Pluto's Planethood: What Now?
Two leading scientific experts debate whether eight is enough.
- By airspacemag.com
- Air & Space magazine, September 2006
(Page 3 of 5)
Brown: That’s my favorite one in the whole solar system. It’s 2003 EL61. It’s bigger than Pluto if you look at it at the right moment in the right dimension. "Roundness," though, is only the public face of the definition. The scientific face is "hydrostatic equilibrium" [where compression due to gravity balances the outward pressure].
Stern: Yes, when properly worded, this criterion is pretty straightforward. It says that the object is large enough to become rounded by gravity. It doesn’t mean that it is round. You don’t actually have to see the object if you have a measure of its mass or radius or both.
Brown: I think 2003 EL61 is the case you’d use to explain this. Because everyone would point out, "Gee, this one’s not round." It’s hydrostatic equilibrium that’s important, not the actual shape. Even the Earth is not perfectly round.
A&S: Let’s go on to the third requirement, the one that caused much of the debate—this notion of "clearing the neighborhood around its orbit." People immediately pointed out that Jupiter, for one, might not qualify [since it has asteroids in its orbital path]. Maybe the IAU meant something more specific by this, too?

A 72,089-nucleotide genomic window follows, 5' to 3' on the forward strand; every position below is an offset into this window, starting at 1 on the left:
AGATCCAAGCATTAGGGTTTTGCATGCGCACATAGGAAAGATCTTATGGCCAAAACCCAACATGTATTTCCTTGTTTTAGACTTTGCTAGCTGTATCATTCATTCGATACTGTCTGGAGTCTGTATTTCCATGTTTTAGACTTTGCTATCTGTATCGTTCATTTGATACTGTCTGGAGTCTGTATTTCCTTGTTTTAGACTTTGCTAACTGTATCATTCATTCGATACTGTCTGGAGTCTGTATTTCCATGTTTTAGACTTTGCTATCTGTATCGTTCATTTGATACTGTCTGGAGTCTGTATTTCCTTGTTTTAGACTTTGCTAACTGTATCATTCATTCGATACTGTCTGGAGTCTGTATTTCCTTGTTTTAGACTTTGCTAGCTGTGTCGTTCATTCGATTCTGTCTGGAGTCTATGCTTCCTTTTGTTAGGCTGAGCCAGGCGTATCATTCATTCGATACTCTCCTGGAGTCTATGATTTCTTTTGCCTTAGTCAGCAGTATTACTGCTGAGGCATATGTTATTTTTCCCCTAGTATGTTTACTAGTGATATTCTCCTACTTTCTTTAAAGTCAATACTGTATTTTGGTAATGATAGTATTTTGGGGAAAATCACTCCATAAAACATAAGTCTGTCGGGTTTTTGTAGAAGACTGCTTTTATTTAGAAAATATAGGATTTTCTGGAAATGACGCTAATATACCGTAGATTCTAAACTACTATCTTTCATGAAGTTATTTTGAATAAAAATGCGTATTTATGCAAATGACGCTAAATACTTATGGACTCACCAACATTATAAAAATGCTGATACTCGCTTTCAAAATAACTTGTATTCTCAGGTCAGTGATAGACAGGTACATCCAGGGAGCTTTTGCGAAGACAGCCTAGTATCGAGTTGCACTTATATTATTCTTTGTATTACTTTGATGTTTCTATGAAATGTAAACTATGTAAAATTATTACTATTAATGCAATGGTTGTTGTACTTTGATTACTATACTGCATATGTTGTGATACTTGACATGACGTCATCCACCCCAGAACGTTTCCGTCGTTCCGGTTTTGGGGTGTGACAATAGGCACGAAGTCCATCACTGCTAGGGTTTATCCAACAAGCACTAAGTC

Stern: I just know what they wrote, and what they wrote is subject to exactly that kind of criticism. If Johnny’s teacher says, "The IAU says that to be a planet an object must have cleared its neighborhood," then Johnny could say, "What about the Near Earth Asteroids?" It just becomes unteachable.
My bigger criticism with this dynamical part of the definition is that it creates a situation—untenable, in my view—that a given object can be a planet in some circumstances and not in others. For example, the Earth, by this definition, would count as a planet at its current distance from the Sun. But if you moved the Earth out into the distant reaches of the solar system and discovered it there, it would not be a planet [because it wouldn’t have cleared its orbit]. And the same is true if you put Jupiter in the Oort cloud. It would not be a planet by this definition. You can play endless games with these architectures, and it’s nothing but confusing. To my philosophy, that’s disturbing. An object, it seems to me, either is a planet or it’s not. The paleontologist doesn’t care where he finds the bones of a dinosaur. It’s still a dinosaur.
Brown: All Alan has said is that he’s not interested in the dynamics of the planetary system when it comes to classifying planets. That’s a perfectly acceptable philosophical point. But it’s an aesthetic point, not a scientific point. It’s just not the way he prefers to classify things in the solar system. These examples—Earth further away, Jupiter further away—I would agree you wouldn’t classify those as planets by this definition. But that actually makes it very interesting. Why would you not classify a Jupiter in the Oort cloud as a planet? Because it behaves very differently. It has had a very different history than these other eight planets.
I hate to keep using the word "planet" when my preference is to not even use the stupid word. But these eight largest objects we are now calling planets have had very different histories than anything like a Jupiter in the Oort cloud or an Earth out at 300 times its current distance from the Sun. Dynamically, the difference between these things is like night and day.